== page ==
“When making treatment decisions, clinicians can now look at a variety of factors for each patient,” says Zawar. “From clinical features to the medications they are on, they can have a clearer understanding of the need for monitoring for individual patients.”
Zawar’s next goal is to build a predictive model incorporating various clinical features, EEG features, indications for cEEG, and causes for presentation, which can help physicians determine the optimal timing of monitoring in critically ill patients.
“These findings will help determine which high-risk patients will benefit the most from prolonged monitoring,” says Zawar. “We hope that this predictive model can significantly improve clinical care for these patients in the future.”
Leading the Way in Epilepsy Research
Zawar is already driving her epilepsy research forward, having earned three foundational and federal research grants in just two years since joining UVA Health under the mentorship of Jaideep Kapur, MD, at UVA Health. Her new initiatives include epilepsy research in older adults and people with dementia, including identifying risk factors that predict seizures in these patients.
Additionally, she has received multiple honors and awards for her research since joining UVA Health. Recently, her research was recognized with the American Neurological Association Annual Meeting Research Travel Award in October 2022 and the American Epilepsy Society Grass Foundation Young Investigator Award in December 2022. Her significant research findings were also covered by 200+ media outlets all over the country, including U.S. News and World Report in December 2022. Internationally recognized for her research endeavors, she is also at the forefront of an international initiative composed of 8 leaders in the field, with the goal of formulating guidelines for an under-recognized epilepsy syndrome.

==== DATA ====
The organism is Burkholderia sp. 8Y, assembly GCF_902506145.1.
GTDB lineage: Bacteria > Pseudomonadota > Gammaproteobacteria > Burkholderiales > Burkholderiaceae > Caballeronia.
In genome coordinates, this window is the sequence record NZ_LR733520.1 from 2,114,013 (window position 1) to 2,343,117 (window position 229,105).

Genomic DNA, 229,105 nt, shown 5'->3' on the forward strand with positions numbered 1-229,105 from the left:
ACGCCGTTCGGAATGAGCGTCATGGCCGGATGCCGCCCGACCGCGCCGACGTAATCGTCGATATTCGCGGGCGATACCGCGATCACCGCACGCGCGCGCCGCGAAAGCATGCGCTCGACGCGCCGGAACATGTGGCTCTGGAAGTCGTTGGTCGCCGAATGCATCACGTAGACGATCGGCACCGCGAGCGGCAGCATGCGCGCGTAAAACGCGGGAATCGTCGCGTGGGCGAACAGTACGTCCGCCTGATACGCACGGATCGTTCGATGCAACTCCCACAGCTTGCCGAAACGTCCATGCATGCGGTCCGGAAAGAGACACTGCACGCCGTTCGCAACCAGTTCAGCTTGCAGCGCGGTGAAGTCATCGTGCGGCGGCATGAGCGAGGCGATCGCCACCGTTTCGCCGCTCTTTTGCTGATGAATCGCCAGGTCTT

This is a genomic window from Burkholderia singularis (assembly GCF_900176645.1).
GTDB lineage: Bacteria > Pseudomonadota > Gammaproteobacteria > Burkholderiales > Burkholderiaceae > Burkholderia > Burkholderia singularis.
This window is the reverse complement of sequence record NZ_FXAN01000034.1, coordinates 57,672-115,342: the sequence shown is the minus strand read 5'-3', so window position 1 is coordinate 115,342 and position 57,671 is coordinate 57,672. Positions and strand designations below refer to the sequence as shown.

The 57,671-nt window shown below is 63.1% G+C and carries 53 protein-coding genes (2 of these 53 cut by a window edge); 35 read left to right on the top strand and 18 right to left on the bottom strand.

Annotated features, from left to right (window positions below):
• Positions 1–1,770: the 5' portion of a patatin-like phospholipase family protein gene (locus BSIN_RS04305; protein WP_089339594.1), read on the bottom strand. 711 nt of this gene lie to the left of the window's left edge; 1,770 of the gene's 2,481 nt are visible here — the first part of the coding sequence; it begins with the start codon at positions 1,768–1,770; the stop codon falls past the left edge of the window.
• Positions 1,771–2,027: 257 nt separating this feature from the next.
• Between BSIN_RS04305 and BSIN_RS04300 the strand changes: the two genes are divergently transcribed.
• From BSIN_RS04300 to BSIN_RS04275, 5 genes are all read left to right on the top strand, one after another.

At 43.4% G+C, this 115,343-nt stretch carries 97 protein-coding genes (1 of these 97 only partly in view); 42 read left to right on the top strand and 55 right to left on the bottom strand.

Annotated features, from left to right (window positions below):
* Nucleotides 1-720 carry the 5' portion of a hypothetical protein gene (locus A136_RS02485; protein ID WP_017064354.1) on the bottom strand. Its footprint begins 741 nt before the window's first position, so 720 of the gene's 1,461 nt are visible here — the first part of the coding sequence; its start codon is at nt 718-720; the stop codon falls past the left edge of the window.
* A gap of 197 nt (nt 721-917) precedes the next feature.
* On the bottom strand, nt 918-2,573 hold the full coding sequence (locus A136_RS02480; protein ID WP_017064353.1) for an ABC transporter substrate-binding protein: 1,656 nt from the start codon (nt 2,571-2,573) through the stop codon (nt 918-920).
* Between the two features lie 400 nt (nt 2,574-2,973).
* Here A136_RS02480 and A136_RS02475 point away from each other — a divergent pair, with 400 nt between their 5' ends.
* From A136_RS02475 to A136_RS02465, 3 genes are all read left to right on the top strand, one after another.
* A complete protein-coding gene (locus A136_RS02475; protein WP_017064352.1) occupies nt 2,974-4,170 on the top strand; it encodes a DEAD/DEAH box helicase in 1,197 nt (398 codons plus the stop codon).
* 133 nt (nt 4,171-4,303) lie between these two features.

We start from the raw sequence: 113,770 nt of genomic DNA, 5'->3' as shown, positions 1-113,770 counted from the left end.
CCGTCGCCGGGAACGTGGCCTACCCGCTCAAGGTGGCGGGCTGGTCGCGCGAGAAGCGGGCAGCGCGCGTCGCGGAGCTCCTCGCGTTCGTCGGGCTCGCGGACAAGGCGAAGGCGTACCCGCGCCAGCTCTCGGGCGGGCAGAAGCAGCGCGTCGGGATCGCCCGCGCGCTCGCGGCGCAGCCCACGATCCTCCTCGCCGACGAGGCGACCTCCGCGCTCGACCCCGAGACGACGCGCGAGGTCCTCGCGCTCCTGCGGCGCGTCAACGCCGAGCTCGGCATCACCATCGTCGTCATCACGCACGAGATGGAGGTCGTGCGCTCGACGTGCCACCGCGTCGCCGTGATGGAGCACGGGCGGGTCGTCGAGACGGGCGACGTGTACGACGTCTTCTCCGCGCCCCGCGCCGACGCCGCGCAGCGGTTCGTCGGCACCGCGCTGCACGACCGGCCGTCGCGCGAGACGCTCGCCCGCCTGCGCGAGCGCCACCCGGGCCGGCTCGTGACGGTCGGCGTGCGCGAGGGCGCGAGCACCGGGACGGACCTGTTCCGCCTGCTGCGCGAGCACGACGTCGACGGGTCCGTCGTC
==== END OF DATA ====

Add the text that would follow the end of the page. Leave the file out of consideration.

“The epilepsy division at UVA Health has some of the most renowned and accomplished clinician scientists,” says Zawar. “The collegial work environment and the mentorship and research opportunities at UVA Health are some of the reasons why I chose to come to Charlottesville.”
UVA Health is a leader in epilepsy research and Zawar is not alone in her recognition. Epilepsia Open grants just two research prizes every year from all over the world, one in clinical research and one in basic science research. The other 2023 awardee is also a UVA Health researcher, Nadia Adotevi, PhD, who was recognized for her basic science research on temporal lobe epilepsy with Kapur.
“I am eternally grateful and truly in debt to my research mentors, colleagues, and my department chair, who have been immensely helpful in shaping my research career and continue to help me every step of the way,” says Zawar. “This award is such a great honor for me and my lab and an acknowledgment that hard work always pays off. This prize has further strengthened my drive to continue meaningful clinical research in epilepsy.”